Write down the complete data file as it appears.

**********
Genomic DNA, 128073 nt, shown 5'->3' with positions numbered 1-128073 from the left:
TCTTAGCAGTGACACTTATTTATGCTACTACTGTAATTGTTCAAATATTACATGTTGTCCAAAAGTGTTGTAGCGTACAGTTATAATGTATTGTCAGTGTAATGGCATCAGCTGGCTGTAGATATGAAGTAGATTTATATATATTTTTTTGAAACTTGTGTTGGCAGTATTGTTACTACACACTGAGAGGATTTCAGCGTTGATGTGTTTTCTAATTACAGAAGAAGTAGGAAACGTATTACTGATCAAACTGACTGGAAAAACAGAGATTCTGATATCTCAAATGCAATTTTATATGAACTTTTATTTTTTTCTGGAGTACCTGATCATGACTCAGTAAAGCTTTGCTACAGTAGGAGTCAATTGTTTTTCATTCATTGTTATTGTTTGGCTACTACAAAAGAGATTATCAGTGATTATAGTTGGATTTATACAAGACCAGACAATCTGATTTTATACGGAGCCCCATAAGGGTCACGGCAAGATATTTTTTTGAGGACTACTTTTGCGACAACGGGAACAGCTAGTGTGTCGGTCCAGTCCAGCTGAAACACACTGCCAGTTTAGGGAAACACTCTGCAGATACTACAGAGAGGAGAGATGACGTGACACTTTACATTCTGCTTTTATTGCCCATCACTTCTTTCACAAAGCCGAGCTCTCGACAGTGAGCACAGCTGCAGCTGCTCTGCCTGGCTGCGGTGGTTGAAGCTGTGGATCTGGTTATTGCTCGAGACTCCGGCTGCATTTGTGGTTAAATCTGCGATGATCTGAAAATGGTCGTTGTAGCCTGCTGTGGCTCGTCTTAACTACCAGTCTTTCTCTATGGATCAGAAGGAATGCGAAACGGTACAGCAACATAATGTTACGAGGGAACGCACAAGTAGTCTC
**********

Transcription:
Genomic DNA, 128073 nt, shown 5'->3' with positions numbered 1-128073 from the left:
TCTTAGCAGTGACACTTATTTATGCTACTACTGTAATTGTTCAAATATTACATGTTGTCCAAAAGTGTTGTAGCGTACAGTTATAATGTATTGTCAGTGTAATGGCATCAGCTGGCTGTAGATATGAAGTAGATTTATATATATTTTTTTGAAACTTGTGTTGGCAGTATTGTTACTACACACTGAGAGGATTTCAGCGTTGATGTGTTTTCTAATTACAGAAGAAGTAGGAAACGTATTACTGATCAAACTGACTGGAAAAACAGAGATTCTGATATCTCAAATGCAATTTTATATGAACTTTTATTTTTTTCTGGAGTACCTGATCATGACTCAGTAAAGCTTTGCTACAGTAGGAGTCAATTGTTTTTCATTCATTGTTATTGTTTGGCTACTACAAAAGAGATTATCAGTGATTATAGTTGGATTTATACAAGACCAGACAATCTGATTTTATACGGAGCCCCATAAGGGTCACGGCAAGATATTTTTTTGAGGACTACTTTTGCGACAACGGGAACAGCTAGTGTGTCGGTCCAGTCCAGCTGAAACACACTGCCAGTTTAGGGAAACACTCTGCAGATACTACAGAGAGGAGAGATGACGTGACACTTTACATTCTGCTTTTATTGCCCATCACTTCTTTCACAAAGCCGAGCTCTCGACAGTGAGCACAGCTGCAGCTGCTCTGCCTGGCTGCGGTGGTTGAAGCTGTGGATCTGGTTATTGCTCGAGACTCCGGCTGCATTTGTGGTTAAATCTGCGATGATCTGAAAATGGTCGTTGTAGCCTGCTGTGGCTCGTCTTAACTACCAGTCTTTCTCTATGGATCAGAAGGAATGCGAAACGGTACAGCAACATAATGTTACGAGGGAACGCACAAGTAGTCTC